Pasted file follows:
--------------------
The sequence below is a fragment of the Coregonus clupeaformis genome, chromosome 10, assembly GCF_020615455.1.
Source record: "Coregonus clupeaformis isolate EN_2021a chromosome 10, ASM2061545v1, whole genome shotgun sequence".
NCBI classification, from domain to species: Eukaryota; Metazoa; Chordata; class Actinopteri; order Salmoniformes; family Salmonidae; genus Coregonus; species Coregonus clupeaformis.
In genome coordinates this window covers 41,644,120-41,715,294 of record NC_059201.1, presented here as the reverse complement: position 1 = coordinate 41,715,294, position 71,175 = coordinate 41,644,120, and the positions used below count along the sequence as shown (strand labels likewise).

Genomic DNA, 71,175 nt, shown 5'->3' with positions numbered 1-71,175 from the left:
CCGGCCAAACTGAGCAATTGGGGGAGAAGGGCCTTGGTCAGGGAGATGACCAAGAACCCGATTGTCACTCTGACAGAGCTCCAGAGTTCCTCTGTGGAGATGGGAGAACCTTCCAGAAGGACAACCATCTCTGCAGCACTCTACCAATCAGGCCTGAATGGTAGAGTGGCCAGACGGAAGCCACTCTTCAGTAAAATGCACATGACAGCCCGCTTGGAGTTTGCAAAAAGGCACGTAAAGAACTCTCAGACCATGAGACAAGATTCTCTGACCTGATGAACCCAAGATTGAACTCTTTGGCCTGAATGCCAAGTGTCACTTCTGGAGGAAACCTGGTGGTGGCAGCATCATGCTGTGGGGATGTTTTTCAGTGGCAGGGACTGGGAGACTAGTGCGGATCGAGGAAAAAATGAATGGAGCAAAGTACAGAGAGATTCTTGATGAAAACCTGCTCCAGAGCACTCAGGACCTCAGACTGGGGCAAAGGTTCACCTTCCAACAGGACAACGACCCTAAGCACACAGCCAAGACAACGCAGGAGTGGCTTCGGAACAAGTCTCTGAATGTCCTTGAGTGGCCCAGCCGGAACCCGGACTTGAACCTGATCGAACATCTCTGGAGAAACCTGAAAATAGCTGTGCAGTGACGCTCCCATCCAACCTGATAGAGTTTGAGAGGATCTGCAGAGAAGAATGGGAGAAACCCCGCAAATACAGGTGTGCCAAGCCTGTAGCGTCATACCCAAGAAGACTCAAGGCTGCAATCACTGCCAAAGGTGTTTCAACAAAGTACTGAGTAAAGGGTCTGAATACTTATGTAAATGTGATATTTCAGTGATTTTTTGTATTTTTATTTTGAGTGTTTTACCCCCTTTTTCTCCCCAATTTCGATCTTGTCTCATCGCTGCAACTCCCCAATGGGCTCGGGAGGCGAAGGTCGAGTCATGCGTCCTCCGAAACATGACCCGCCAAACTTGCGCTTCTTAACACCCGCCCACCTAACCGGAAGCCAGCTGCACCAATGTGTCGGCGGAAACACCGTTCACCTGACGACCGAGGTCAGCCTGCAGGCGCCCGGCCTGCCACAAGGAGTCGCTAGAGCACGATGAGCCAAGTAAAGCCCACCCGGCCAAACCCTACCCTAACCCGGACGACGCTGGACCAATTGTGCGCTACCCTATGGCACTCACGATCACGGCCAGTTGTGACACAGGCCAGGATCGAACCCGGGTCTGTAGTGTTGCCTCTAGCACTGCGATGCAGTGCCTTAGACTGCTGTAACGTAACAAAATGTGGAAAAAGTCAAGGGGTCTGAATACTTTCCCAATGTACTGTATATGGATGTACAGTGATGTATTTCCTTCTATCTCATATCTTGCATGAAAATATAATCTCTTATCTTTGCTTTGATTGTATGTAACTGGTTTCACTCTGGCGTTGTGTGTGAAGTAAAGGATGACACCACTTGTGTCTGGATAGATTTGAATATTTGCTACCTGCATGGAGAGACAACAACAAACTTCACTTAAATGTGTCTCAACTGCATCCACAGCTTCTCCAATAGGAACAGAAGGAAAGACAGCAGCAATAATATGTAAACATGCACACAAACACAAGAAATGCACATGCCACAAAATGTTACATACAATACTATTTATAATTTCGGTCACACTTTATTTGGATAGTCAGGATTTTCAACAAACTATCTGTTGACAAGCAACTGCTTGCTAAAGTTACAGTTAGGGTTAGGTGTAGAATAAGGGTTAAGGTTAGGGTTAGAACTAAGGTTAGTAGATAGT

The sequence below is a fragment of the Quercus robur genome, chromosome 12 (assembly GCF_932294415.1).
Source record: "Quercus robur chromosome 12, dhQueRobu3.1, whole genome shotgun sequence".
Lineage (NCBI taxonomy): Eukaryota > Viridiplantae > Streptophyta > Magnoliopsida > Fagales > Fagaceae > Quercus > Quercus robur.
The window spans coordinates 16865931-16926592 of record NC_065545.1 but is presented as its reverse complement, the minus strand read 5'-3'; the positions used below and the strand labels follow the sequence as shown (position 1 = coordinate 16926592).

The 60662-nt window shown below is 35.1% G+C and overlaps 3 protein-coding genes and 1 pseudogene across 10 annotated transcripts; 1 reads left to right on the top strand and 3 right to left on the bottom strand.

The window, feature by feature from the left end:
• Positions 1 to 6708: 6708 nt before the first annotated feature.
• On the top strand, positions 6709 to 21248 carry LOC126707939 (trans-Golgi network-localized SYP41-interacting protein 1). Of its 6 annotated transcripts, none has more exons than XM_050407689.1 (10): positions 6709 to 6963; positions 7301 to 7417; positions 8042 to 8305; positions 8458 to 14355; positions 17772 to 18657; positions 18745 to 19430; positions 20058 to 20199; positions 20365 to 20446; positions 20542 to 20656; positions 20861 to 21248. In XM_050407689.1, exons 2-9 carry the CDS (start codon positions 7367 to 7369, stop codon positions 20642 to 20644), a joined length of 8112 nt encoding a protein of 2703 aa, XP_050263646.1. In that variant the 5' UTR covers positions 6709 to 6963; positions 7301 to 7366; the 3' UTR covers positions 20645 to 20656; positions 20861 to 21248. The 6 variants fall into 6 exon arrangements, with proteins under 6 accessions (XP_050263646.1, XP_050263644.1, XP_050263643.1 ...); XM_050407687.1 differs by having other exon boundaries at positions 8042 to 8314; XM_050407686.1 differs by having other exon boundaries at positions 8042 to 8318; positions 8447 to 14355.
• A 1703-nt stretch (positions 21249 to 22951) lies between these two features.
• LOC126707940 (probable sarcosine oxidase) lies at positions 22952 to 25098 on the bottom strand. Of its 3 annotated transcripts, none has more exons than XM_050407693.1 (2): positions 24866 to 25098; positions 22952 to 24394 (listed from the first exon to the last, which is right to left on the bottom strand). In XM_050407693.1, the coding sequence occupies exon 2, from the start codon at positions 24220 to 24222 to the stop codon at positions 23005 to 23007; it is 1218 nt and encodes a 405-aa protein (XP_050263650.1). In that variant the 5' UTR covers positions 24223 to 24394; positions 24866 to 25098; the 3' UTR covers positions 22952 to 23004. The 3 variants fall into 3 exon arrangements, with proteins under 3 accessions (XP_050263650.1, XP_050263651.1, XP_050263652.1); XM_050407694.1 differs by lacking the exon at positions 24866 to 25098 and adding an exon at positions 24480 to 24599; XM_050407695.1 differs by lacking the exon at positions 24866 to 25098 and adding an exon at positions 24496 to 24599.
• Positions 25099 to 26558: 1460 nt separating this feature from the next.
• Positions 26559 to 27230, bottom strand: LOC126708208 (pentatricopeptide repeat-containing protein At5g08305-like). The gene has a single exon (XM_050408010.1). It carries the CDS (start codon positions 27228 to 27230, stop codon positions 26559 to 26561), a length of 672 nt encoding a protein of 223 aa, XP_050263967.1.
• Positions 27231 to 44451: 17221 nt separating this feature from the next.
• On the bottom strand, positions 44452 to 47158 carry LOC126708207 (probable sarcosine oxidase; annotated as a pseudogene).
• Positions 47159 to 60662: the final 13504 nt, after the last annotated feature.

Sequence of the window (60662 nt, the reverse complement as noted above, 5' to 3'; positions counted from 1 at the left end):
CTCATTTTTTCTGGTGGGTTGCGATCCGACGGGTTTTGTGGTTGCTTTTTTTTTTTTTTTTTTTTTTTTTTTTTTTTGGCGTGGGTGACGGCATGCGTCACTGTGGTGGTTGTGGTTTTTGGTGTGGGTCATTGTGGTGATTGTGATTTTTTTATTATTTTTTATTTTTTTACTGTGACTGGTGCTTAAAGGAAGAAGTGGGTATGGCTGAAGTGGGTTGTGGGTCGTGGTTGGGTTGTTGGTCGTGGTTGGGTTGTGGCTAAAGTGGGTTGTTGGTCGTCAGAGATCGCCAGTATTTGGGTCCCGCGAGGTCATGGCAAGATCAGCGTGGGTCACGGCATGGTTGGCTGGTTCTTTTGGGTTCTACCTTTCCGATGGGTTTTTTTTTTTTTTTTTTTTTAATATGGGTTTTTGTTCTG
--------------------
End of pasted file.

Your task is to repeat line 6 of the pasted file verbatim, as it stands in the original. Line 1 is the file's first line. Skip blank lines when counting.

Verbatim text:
CCGGCCAAACTGAGCAATTGGGGGAGAAGGGCCTTGGTCAGGGAGATGACCAAGAACCCGATTGTCACTCTGACAGAGCTCCAGAGTTCCTCTGTGGAGATGGGAGAACCTTCCAGAAGGACAACCATCTCTGCAGCACTCTACCAATCAGGCCTGAATGGTAGAGTGGCCAGACGGAAGCCACTCTTCAGTAAAATGCACATGACAGCCCGCTTGGAGTTTGCAAAAAGGCACGTAAAGAACTCTCAGACCATGAGACAAGATTCTCTGACCTGATGAACCCAAGATTGAACTCTTTGGCCTGAATGCCAAGTGTCACTTCTGGAGGAAACCTGGTGGTGGCAGCATCATGCTGTGGGGATGTTTTTCAGTGGCAGGGACTGGGAGACTAGTGCGGATCGAGGAAAAAATGAATGGAGCAAAGTACAGAGAGATTCTTGATGAAAACCTGCTCCAGAGCACTCAGGACCTCAGACTGGGGCAAAGGTTCACCTTCCAACAGGACAACGACCCTAAGCACACAGCCAAGACAACGCAGGAGTGGCTTCGGAACAAGTCTCTGAATGTCCTTGAGTGGCCCAGCCGGAACCCGGACTTGAACCTGATCGAACATCTCTGGAGAAACCTGAAAATAGCTGTGCAGTGACGCTCCCATCCAACCTGATAGAGTTTGAGAGGATCTGCAGAGAAGAATGGGAGAAACCCCGCAAATACAGGTGTGCCAAGCCTGTAGCGTCATACCCAAGAAGACTCAAGGCTGCAATCACTGCCAAAGGTGTTTCAACAAAGTACTGAGTAAAGGGTCTGAATACTTATGTAAATGTGATATTTCAGTGATTTTTTGTATTTTTATTTTGAGTGTTTTACCCCCTTTTTCTCCCCAATTTCGATCTTGTCTCATCGCTGCAACTCCCCAATGGGCTCGGGAGGCGAAGGTCGAGTCATGCGTCCTCCGAAACATGACCCGCCAAACTTGCGCTTCTTAACACCCGCCCACCTAACCGGAAGCCAGCTGCACCAATGTGTCGGCGGAAACACCGTTCACCTGACGACCGAGGTCAGCCTGCAGGCGCCCGGCCTGCCACAAGGAGTCGCTAGAGCACGATGAGCCAAGTAAAGCCCACCCGGCCAAACCCTACCCTAACCCGGACGACGCTGGACCAATTGTGCGCTACCCTATGGCACTCACGATCACGGCCAGTTGTGACACAGGCCAGGATCGAACCCGGGTCTGTAGTGTTGCCTCTAGCACTGCGATGCAGTGCCTTAGACTGCTGTAACGTAACAAAATGTGGAAAAAGTCAAGGGGTCTGAATACTTTCCCAATGTACTGTATATGGATGTACAGTGATGTATTTCCTTCTATCTCATATCTTGCATGAAAATATAATCTCTTATCTTTGCTTTGATTGTATGTAACTGGTTTCACTCTGGCGTTGTGTGTGAAGTAAAGGATGACACCACTTGTGTCTGGATAGATTTGAATATTTGCTACCTGCATGGAGAGACAACAACAAACTTCACTTAAATGTGTCTCAACTGCATCCACAGCTTCTCCAATAGGAACAGAAGGAAAGACAGCAGCAATAATATGTAAACATGCACACAAACACAAGAAATGCACATGCCACAAAATGTTACATACAATACTATTTATAATTTCGGTCACACTTTATTTGGATAGTCAGGATTTTCAACAAACTATCTGTTGACAAGCAACTGCTTGCTAAAGTTACAGTTAGGGTTAGGTGTAGAATAAGGGTTAAGGTTAGGGTTAGAACTAAGGTTAGTAGATAGT